Tapia v. Santoro

Filing 25

FINDINGS and RECOMMENDATIONS to Grant Respondent's 11 Motion to Dismiss and to Deny Petitioner's 22 Motion to Amend and Stay Proceedings, signed by Magistrate Judge Jennifer L. Thurston on 9/13/17. Referred to Judge O'Neill. Objections to F&R Due Within Twenty-One Days. (Gonzalez, R)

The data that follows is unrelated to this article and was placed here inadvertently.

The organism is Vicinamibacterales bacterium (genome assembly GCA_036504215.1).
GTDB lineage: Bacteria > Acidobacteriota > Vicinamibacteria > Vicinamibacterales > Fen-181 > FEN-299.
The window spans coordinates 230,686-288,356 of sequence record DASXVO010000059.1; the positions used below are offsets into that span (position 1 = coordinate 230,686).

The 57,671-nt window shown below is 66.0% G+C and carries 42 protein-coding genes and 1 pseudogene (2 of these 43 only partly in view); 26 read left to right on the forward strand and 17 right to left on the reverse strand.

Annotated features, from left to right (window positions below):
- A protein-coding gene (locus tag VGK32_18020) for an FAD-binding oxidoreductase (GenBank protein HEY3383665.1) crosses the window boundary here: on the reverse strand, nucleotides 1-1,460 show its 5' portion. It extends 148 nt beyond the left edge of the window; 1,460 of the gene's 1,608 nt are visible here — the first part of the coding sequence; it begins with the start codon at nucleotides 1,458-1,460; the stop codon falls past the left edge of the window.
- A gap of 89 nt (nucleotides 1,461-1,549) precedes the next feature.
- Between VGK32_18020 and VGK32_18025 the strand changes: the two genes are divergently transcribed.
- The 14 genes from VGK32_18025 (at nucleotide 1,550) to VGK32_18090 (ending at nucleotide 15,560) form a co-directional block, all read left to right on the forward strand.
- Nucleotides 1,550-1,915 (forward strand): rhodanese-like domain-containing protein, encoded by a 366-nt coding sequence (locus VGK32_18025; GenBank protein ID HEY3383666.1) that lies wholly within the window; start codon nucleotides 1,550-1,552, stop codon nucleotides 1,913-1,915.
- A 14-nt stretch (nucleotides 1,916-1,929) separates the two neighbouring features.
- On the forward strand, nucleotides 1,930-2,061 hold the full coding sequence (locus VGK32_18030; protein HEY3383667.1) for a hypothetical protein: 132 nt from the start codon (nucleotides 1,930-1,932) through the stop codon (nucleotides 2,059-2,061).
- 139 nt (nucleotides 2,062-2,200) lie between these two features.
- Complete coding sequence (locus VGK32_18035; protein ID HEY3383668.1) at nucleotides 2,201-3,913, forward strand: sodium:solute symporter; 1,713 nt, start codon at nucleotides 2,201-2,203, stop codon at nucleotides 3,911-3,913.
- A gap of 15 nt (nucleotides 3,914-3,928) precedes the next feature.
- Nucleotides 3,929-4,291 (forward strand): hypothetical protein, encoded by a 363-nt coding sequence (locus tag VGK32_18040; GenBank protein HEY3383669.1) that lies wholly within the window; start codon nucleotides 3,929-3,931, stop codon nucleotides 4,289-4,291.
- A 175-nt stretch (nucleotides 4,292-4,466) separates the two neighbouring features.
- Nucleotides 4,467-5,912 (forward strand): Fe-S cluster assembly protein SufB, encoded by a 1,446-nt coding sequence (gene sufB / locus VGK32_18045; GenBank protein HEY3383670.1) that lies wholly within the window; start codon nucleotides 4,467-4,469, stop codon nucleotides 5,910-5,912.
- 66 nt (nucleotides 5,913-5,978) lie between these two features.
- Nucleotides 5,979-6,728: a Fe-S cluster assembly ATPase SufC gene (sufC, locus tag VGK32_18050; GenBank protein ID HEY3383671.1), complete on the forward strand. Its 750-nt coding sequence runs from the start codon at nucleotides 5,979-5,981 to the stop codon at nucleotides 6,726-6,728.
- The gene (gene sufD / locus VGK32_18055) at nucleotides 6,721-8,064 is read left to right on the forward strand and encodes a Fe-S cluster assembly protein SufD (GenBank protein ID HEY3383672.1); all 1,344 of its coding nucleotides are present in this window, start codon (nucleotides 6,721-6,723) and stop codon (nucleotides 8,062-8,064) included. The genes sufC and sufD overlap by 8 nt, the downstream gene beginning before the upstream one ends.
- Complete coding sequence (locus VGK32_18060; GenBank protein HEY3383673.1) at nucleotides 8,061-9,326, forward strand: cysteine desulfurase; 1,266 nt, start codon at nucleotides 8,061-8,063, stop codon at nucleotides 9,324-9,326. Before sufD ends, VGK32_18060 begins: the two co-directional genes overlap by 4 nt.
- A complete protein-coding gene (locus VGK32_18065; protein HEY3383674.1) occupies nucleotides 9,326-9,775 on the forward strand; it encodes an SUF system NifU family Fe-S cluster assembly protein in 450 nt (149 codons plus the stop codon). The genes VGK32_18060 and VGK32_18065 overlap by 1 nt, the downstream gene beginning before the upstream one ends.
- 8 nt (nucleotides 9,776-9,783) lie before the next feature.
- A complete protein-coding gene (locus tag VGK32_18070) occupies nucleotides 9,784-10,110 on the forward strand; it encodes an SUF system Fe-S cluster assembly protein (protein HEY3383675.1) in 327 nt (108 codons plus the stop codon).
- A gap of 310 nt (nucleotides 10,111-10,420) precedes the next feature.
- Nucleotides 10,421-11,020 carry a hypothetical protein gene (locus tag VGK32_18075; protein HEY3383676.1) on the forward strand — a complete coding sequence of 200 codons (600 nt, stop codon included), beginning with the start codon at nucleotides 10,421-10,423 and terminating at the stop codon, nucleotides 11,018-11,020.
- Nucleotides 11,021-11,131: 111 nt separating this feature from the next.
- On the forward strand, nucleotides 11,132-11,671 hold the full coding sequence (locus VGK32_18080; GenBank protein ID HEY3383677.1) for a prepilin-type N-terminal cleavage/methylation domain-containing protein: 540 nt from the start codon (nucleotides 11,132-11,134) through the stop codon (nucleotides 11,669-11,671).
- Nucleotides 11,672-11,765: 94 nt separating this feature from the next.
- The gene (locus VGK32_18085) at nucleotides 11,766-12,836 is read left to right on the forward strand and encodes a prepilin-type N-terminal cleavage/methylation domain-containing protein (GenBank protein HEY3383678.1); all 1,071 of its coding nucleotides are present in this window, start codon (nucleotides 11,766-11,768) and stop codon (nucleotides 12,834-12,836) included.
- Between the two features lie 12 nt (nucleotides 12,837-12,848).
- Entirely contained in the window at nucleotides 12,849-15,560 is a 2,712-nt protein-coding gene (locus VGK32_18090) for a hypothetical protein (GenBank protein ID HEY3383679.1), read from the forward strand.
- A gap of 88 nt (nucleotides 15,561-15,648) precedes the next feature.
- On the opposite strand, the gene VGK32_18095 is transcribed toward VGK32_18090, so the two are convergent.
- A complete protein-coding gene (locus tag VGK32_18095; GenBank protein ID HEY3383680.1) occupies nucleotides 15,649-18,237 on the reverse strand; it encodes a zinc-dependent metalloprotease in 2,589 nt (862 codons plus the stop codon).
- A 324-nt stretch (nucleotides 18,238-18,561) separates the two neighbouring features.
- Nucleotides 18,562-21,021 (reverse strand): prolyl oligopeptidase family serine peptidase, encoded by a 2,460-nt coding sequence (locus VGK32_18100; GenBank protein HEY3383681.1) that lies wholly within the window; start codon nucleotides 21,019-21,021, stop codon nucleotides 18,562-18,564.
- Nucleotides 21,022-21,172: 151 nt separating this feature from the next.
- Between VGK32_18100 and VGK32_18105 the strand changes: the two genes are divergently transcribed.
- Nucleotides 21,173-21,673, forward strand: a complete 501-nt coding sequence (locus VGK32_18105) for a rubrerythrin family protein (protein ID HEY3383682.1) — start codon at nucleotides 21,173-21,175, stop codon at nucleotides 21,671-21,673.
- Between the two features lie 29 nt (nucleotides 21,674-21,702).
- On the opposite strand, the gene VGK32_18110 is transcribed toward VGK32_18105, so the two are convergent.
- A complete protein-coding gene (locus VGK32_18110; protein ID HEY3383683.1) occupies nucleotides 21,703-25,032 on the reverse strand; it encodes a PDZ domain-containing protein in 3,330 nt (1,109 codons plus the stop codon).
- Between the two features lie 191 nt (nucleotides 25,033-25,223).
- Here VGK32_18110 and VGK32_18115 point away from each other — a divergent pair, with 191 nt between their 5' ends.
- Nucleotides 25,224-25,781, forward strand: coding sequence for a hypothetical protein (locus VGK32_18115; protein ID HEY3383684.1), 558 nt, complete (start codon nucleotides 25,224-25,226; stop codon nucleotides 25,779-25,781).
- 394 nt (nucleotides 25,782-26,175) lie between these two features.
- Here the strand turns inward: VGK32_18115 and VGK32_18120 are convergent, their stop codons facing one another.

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1 2 3 4 5 6 7 8 UNITED STATES DISTRICT COURT 9 EASTERN DISTRICT OF CALIFORNIA 10 11 RAMON LOPEZ TAPIA, 12 13 14 15 16 Petitioner, v. KELLY SANTORO, Respondent. ) ) ) ) ) ) ) ) ) ) Case No.: 1:17-cv-00060-LJO-JLT (HC) FINDINGS AND RECOMMENDATIONS TO GRANT RESPONDENT’S MOTION TO DISMISS AND TO DENY PETITIONER’S MOTION TO AMEND AND STAY PROCEEDINGS [Docs. 11, 22] [TWENTY-ONE DAY OBJECTION PERIOD] 17 18 Respondent moves to dismiss the petition for violation of the statute of limitations. Petitioner 19 moves to amend and stay proceedings in light of newly discovered evidence. The Court agrees with 20 Respondent that the petition is untimely and will therefore recommend that Respondent’s motion to 21 dismiss be granted and the petition be dismissed with prejudice. The Court finds that a stay and 22 amendment would be futile and will therefore recommend that Petitioner’s motion be denied. 23 24 BACKGROUND On January 24, 2011, a jury in the Kern County Superior Court convicted Petitioner of first 25 degree murder. (Doc. 1 at 5.) On May 20, 2011, the state court sentenced him to a prison term of 25 26 years-to-life. (Doc. 1 at 5.) On June 20, 2013, the California Court of Appeal for the Fifth Appellate 27 District rejected his direct appeal, finding no arguable issues. (Doc. 1 at 5.) The appellate court 28 modified its decision on July 15, 2013. People v. Tapia, 2013 WL 3097179 (Cal.Ct.App. 2013). The 1 1 California Supreme Court denied review on September 18, 2013. He filed the instant federal habeas 2 petition on December 19, 2016.1 DISCUSSION 3 4 I. Procedural Grounds for Motion to Dismiss Rule 4 of the Rules Governing Section 2254 Cases allows a district court to dismiss a petition 5 6 if it “plainly appears from the petition and any attached exhibits that the petitioner is not entitled to 7 relief in the district court . . . .” Rule 4 of the Rules Governing Section 2254 Cases. The Ninth Circuit has allowed respondents to file a motion to dismiss in lieu of an answer if 8 9 the motion attacks the pleadings for failing to exhaust state remedies or being in violation of the state’s 10 procedural rules. See, e.g., O’Bremski v. Maass, 915 F.2d 418, 420 (9th Cir. 1990) (using Rule 4 to 11 evaluate motion to dismiss petition for failure to exhaust state remedies); White v. Lewis, 874 F.2d 12 599, 602-03 (9th Cir. 1989) (using Rule 4 as procedural grounds to review motion to dismiss for state 13 procedural default). Thus, a respondent can file a motion to dismiss after the court orders a response, 14 and the court should use Rule 4 standards to review the motion. 15 In this case, Respondent's motion to dismiss is based on a violation of 28 U.S.C. 2244(d)(1)'s 16 one year limitation period. Because Respondent's motion to dismiss is similar in procedural standing 17 to a motion to dismiss for failure to exhaust state remedies or for state procedural default and 18 Respondent has not yet filed a formal answer, the Court will review Respondent’s motion to dismiss 19 pursuant to its authority under Rule 4. 20 II. Limitation Period For Filing Petition For Writ Of Habeas Corpus On April 24, 1996, Congress enacted the Antiterrorism and Effective Death Penalty Act of 21 22 1996 (AEDPA). The AEDPA imposes various requirements on all petitions for writ of habeas corpus 23 filed after the date of its enactment. Lindh v. Murphy, 521 U.S. 320 (1997); Jeffries v. Wood, 114 24 F.3d 1484, 1499 (9th Cir. 1997) (en banc), cert. denied, 118 S.Ct. 586 (1997). Thus, the instant 25 26 27 28 1 Under the mailbox rule, a petitioner’s pleading is deemed filed on the date of its submission to prison authorities for mailing, as opposed to the actual date of its receipt by the court clerk. Houston v. Lack, 487 U.S. 166, 276 (1988). Accordingly, for all of Petitioner’s state petitions and for the instant federal petition, the Court will consider the date of signing of the petition (or the date of signing of the proof of service if no signature appears on the petition) as the earliest possible filing date and the operative date of filing under the mailbox rule for calculating the running of the statute of limitation. 2 1 petition, filed on December 19, 2016, is subject to the provisions of the AEDPA. The AEDPA imposes a one year statute of limitations on petitioners seeking to file a federal 2 3 petition for writ of habeas corpus. 28 U.S.C. § 2244(d)(1). In most cases, the limitations period 4 begins running on the date that the petitioner’s direct review became final. Here, the California 5 Supreme Court denied review on September 18, 2013. (LD2 5.) Therefore, direct review concluded 6 on December 17, 2013, when the ninety day period for seeking review in the United States Supreme 7 Court expired. Barefoot v. Estelle, 463 U.S. 880, 887 (1983). The statute of limitations commenced 8 on the following day, December 18, 2013. Absent applicable tolling, the last day to file a federal 9 habeas petition was December 17, 2014. 10 III. Statutory Tolling of the Limitation Period Pursuant to 28 U.S.C. § 2244(d)(2) 11 Under AEDPA, the statute of limitations is tolled during the time that a properly filed 12 application for state post-conviction or other collateral review is pending in state court. 28 U.S.C. § 13 2244(d)(2). A properly filed application is one that complies with the applicable laws and rules 14 governing filings, including the form of the application and time limitations. Artuz v. Bennett, 531 15 U.S. 4, 8 (2000). An application is pending during the time that ‘a California petitioner completes a 16 full round of [state] collateral review,” so long as there is no unreasonable delay in the intervals 17 between a lower court decision and the filing of a petition in a higher court. Delhomme v. Ramirez, 18 340 F. 3d 817, 819 (9th Cir. 2003), abrogated on other grounds as recognized by Waldrip v. Hall, 548 19 F. 3d 729 (9th Cir. 2008) (per curiam); see Evans v. Chavis, 546 U.S. 189, 193-194 (2006); Carey v. 20 Saffold, 536 U.S. 214, 220, 222-226 (2002); Nino v. Galaza, 183 F.3d 1003, 1006 (9th Cir. 1999). The parties do not contest that Petitioner filed three petitions for writ of habeas corpus in the 21 22 state courts, as follows: First Petition: November 16, 2015: Kern County Superior Court. February 26, 2016: Petition denied. 23 24 Second Petition: March 22, 2016: California Court of Appeal, Fifth Appellate District. July 7, 2016: Petition denied. 25 26 27 28 /// 2 “LD” refers to the documents lodged by Respondent with his motion. 3 Third Petition: July 18, 2016: California Supreme Court. December 14, 2016: Petition denied. 1 2 3 (LD 6-13.) Thus, the limitations period expired and 11 months passed before Petitioner filed his first 4 state habeas petition. Since the first petition and the subsequent petitions were filed after the 5 limitations period had expired, they could not toll the limitations period. Ferguson v. Palmateer, 321 6 F.3d 820, 823 (9th Cir. 2003). 7 The Court notes that Petitioner filed a federal habeas petition on December 3, 2015, but the 8 petition was denied for failure to exhaust on December 22, 2015. See Tapia v. Santoro, Case. No. 9 1:15-cv-01809-BAM-HC. The Supreme Court has held that a federal habeas petition cannot toll the 10 state of limitations under § 2244(d)(2). Duncan v. Walker, 533 U.S. 167, 181 (2001). Accordingly, 11 the instant petition was filed over two years beyond the expiration of the statute of limitations and is 12 therefore time-barred. 13 IV. Equitable Tolling 14 The running of the one-year limitation period under 28 U.S.C. § 2244(d) is subject to equitable 15 tolling in appropriate cases. See Holland v. Florida, 560 U.S. 631, 651-652 (2010); Calderon v. United 16 States Dist. Ct., 128 F.3d 1283, 1289 (9th Cir. 1997). Equitable tolling may be granted when 17 “extraordinary circumstances beyond a prisoner’s control make it impossible to file the petition on 18 time.” Shannon v. Newland, 410 F. 3d 1083, 1089-1090 (9th Cir. 2005) (internal quotation marks and 19 citations omitted). “When external forces, rather than a petitioner’s lack of diligence, account for the 20 failure to file a timely claim, equitable tolling of the statute of limitations may be appropriate.” Miles 21 v. Prunty, 187 F.3d 1104, 1107 (9th Cir. 1999). “Generally, a litigant seeking equitable tolling bears 22 the burden of establishing two elements: “(1) that he has been pursuing his rights diligently, and (2) 23 that some extraordinary circumstance stood in his way.” 24 DiGuglielmo, 544 U.S. 408, 418 (2005). “[T]he threshold necessary to trigger equitable tolling under 25 AEDPA is very high, lest the exceptions swallow the rule.” Miranda v. Castro, 292 F. 3d 1062, 1066 26 (9th Cir. 2002)(citation omitted). As a consequence, “equitable tolling is unavailable in most cases.” 27 Miles, 187 F. 3d at 1107. 28 Holland, 560 U.S. at 651-652; Pace v. Petitioner claims he should be entitled to equitable tolling because he had hired attorney H. 4 1 Russell Halpern to represent him in post-conviction proceedings, but Halpern abandoned him. He also 2 argues he should be granted equitable tolling because he did not receive the state appellate court’s 3 opinion or his trial transcripts until September or October of 2015. The claims fail for several reasons. 4 Petitioner alleges he hired Halpern on May 16, 2014, but Halpern did nothing on his case and 5 inexplicably let the statute of limitations expire without notifying Petitioner. He claims he did not 6 become aware of this fact until August 2015 when an inmate inquired on his behalf. In response, 7 Respondent has submitted a declaration from Halpern that Halpern had indeed worked on Petitioner’s 8 case. (Doc. 19 at 14.) Halpern states he had been hired in mid-2014 to investigate possible post- 9 conviction proceedings concerning his conviction. (Doc. 19 at 14.) He states he had reviewed the 10 appellate court decision and determined there were no viable issues for a federal writ of habeas corpus. 11 (Doc. 19 at 15.) He states he explained this to Petitioner’s daughter who was the person who had 12 contacted him. (Doc. 19 at 15.) He also visited Petitioner in prison in July or August 2014 and 13 notified him that he would not be filing a federal petition because he could find no grounds to do so. 14 (Doc. 19 at 15.) He explained that if they were to discover new evidence that was not presented at 15 trial, there might be a basis for filing a habeas petition. (Doc. 19 at 15.) Halpern states that Petitioner 16 then informed him of a witness that could support his defense. (Doc. 19 at 15.) Halpern obtained the 17 police reports and contacted Petitioner’s daughter who stated that a woman named Monica Calderon 18 might have witnessed Petitioner being forced into a car. (Doc. 19 at 15.) Halpern then made 19 numerous attempts with Petitioner’s daughter to obtain the correct number for the witness until he was 20 finally able to obtain it. (Doc. 19 at 15.) On September 3, 2014, Halpern contacted Calderon who was 21 in Texas and explained to her that he would need a declaration from her. (Doc. 19 at 19.) He 22 attempted to contact Calderon again by phone and by registered mail, but his inquiries went 23 unanswered. (Doc. 19 at 16.) Petitioner does not refute this. In fact, in his motion for stay, he 24 concedes that “[a]s far as petitioner’s delinquent filing goes he really has no extraordinary 25 circumstance that block[ed] his ability to file a timely petition in this court.” (Doc. 22 at 3.) 26 With respect to Petitioner’s claim that he did not receive his trial transcripts and the appellate 27 court opinion until September or October 2015, Respondent has submitted the declaration of 28 Petitioner’s appellate attorney, Jerome Wallingford. (Doc. 19 at 22.) Wallingford states that he sent a 5 1 letter to Petitioner on June 26, 2013, in both English and Spanish advising him that the appellate court 2 had filed its opinion and rejected the appeal. (Doc. 19 at 23.) In addition, Wallingford included a 3 copy of the appellate court opinion. (Doc. 19 at 23, 26, 28.) He further states that he advised 4 Petitioner by letter on September 23, 2013, that the petition for review had been denied, thus 5 concluding his representation. (Doc. 19 at 23, 30, 32.) Wallingford advised Petitioner that the 6 deadline for filing a federal petition was mid-December 2014, and he made the trial transcripts 7 available to him. (Doc. 19 at 23, 30, 32.) On January 12, 2014, Wallingford responded to Petitioner’s 8 inquiry about pursuing state habeas actions and informed him he could not represent him in state 9 habeas, but he provided Petitioner with the names and addresses of several law schools to contact 10 about possibly representing him. (Doc. 19 at 23, 30, 32.) Petitioner does not refute these 11 representations, and as noted above, he concedes that he “really has no extraordinary circumstance” 12 which blocked him from timely filing his federal petition. (Doc. 22 at 3.) Accordingly, Petitioner’s 13 arguments for equitable tolling in his opposition are meritless. 14 In his motion to amend, Petitioner concedes his claim for equitable tolling but now contends 15 that he is actually innocent in light of “newly discovered evidence.” He argues that he was not aware 16 of witness Calderon having possibly seen him being pressured into the vehicle until he read Halpern’s 17 declaration in Respondent’s Reply. This argument is duplicitous given the fact that it was Petitioner 18 and his daughter who advised Halpern of the existence and whereabouts of Calderon in July or August 19 2014, which in turn caused Halpern to investigate Calderon. (Doc. 19 at 15.) The evidence cannot be 20 “newly discovered” as it was clearly known to Petitioner in mid-2014, prior to the expiration of the 21 limitations period. Therefore, he is not entitled to a later start date of the statute of limitations under 22 28 U.S.C. § 2241(d)(1)(D). 23 Even if the Court were to consider the evidence “newly discovered,” it clearly would not have 24 shown Petitioner was actually innocent of the murder. In McQuiggin v. Perkins, __ U.S. __, 133 S. 25 Ct. 1924, 1928 (2013), the United States Supreme Court held that “actual innocence” could be an 26 exception to the one-year limitation bar in the AEDPA: 27 28 We hold that actual innocence, if proved, serves as a gateway through which a petitioner may pass whether the impediment is a procedural bar, as it was in Schlup and House, or, as in this case, expiration of the statute of limitations. We caution, however, that tenable actual-innocence gateway pleas are rare: “[A] petitioner does not meet the 6 threshold requirement unless he persuades the district court that, in light of the new evidence, no juror, acting reasonably, would have voted to find him guilty beyond a reasonable doubt.” Schlup, 513 U.S., at 329; see House, 547 U.S., at 538 (emphasizing that the Schlup standard is “demanding” and seldom met). And in making an assessment of the kind Schlup envisioned, “the timing of the [petition]” is a factor bearing on the “reliability of th[e] evidence” purporting to show actual innocence. Schlup, 513 U.S., at 332. 1 2 3 4 5 The Supreme Court went on to detail that an “unexplained delay in presenting new evidence bears on 6 the determination whether the petitioner has made the requisite showing, and, thus, “a court may 7 consider how the timing of the submission and the likely credibility of [a petitioner’s] affiants bear on 8 the probable reliability of evidence [of actual innocence].” Id. at 1935 (quoting Schlup, 513 U.S. at 9 332); see also Lee v. Lampert, 653 F.3d 929, 932-933 (9th Cir. 2011) (en banc) (“a credible claim of 10 actual innocence constitutes an equitable exception to AEDPA’s limitations period, and a petitioner 11 who makes such a showing may pass through the Schlup gateway and have his otherwise time-barred 12 claims heard on the merits.”) The Schlup gateway, however, may only be employed when a petitioner “falls within the 13 14 narrow class of cases . . . implicating a fundamental miscarriage of justice.” Schlup, 513 U.S. at 314- 15 315. The Supreme Court stated that “[t]he miscarriage of justice exception, we underscore, applies to 16 a severely confined category: cases in which new evidence shows ‘it is more likely than not that no 17 reasonable juror would have convicted [the petitioner].’” McQuiggin, 133 S.Ct. at 1933 (quoting 18 Schlup, 513 U.S. at 329). “The Supreme Court did not hold that a petitioner may invoke Schlup 19 whenever he wants a trial do-over.” Lee, 653 F.3d at 946 (Kozinski, J., concurring.) The rule 20 announced in McQuiggin is not a type of equitable tolling, which provides for an extension of the time 21 statutorily prescribed, but an equitable exception to § 2244(d)(1). McQuiggin, 133 S.Ct. at 1931. Here, the alleged new evidence fails to meet Schlup’s exacting standard. Had Calderon 22 23 testified at trial to witnessing Petitioner being forced into a car at gunpoint by two men, the evidence 24 at best would have corroborated Petitioner’s testimony. It would not have altered the jury’s verdict, 25 because it would not have called into doubt the fact that Petitioner killed the victim. In addition, 26 duress is not a defense to murder under California law. People v. Anderson, 28 Cal.4th 767, 775-76 27 (2002). 28 Petitioner fails to demonstrate any extraordinary circumstance stood in his way of timely filing 7 1 his federal petition and he fails to show that he acted diligently. He should not be granted equitable 2 tolling. He further fails to show the evidence was newly discovered for purposes of § 2241(d)(1), and 3 he fails to establish actual innocence such that the extraordinary exception set forth in McQuiggin and 4 Schlup should be granted. The instant petition is untimely and should be dismissed. 5 V. 6 Motion to Stay and Amend Petitioner moves to stay proceedings in order to pursue his remedies with respect to his alleged 7 discovery of “new evidence.” He further asks that he be allowed to amend the petition to include a 8 claim of actual innocence based on this new evidence. The Supreme Court has “not resolved whether 9 a prisoner may be entitled to habeas relief based on a freestanding claim of actual innocence.” 10 McQuiggin, 133 S. Ct. at 1931. In any case, for the reasons discussed above, his claim of actual 11 innocence fails. Moreover, the petition is untimely so amendment would be futile. Bonin v. Calderon, 12 59 F.3d 815, 845 (9th Cir. 1995). And as previously discussed, Calderon’s existence was clearly 13 known to Petitioner since he advised his attorney of the fact in mid-2014. It is not “newly 14 discovered.” Further, Petitioner has not submitted any affidavits or declarations in support of his 15 claim. He only speculates as to what Calderon witnessed and what her testimony would be. Thus, the 16 Court does not find good cause to grant a stay of proceedings, see Rhines v. Weber, 544 U.S. 269 17 (2005), or to permit an amendment to the petition. Fed. R. Civ. P. 15(a); Bonin, 59 F.3d at 845. 18 Therefore, the Court recommends Petitioner’s motion be denied. 19 RECOMMENDATION 20 Accordingly, the Court RECOMMENDS: 21 1. Respondent’s motion to dismiss be GRANTED; 22 2. Petitioner’s motion for stay and amendment be DENIED; and 23 3. The habeas corpus petition be DISMISSED WITH PREJUDICE for Petitioner’s failure 24 25 to comply with 28 U.S.C. § 2244(d)’s one year limitation period. This Findings and Recommendation is submitted to the United States District Court Judge 26 assigned to this case, pursuant to the provisions of 28 U.S.C. section 636 (b)(1)(B) and Rule 304 of the 27 Local Rules of Practice for the United States District Court, Eastern District of California. Within 28 twenty-one days after being served with a copy, any party may file written objections with the Court 8 1 and serve a copy on all parties. Such a document should be captioned “Objections to Magistrate 2 Judge’s Findings and Recommendation.” Replies to the objections shall be served and filed within ten 3 court days (plus three days if served by mail) after service of the objections. The Court will then 4 review the Magistrate Judge’s ruling pursuant to 28 U.S.C. § 636 (b)(1)(C). The parties are advised 5 that failure to file objections within the specified time may waive the right to appeal the District 6 Court’s order. Martinez v. Ylst, 951 F.2d 1153 (9th Cir. 1991). 7 8 9 10 IT IS SO ORDERED. Dated: September 13, 2017 /s/ Jennifer L. Thurston UNITED STATES MAGISTRATE JUDGE 11 12 13 14 15 16 17 18 19 20 21 22 23 24 25 26 27 28 9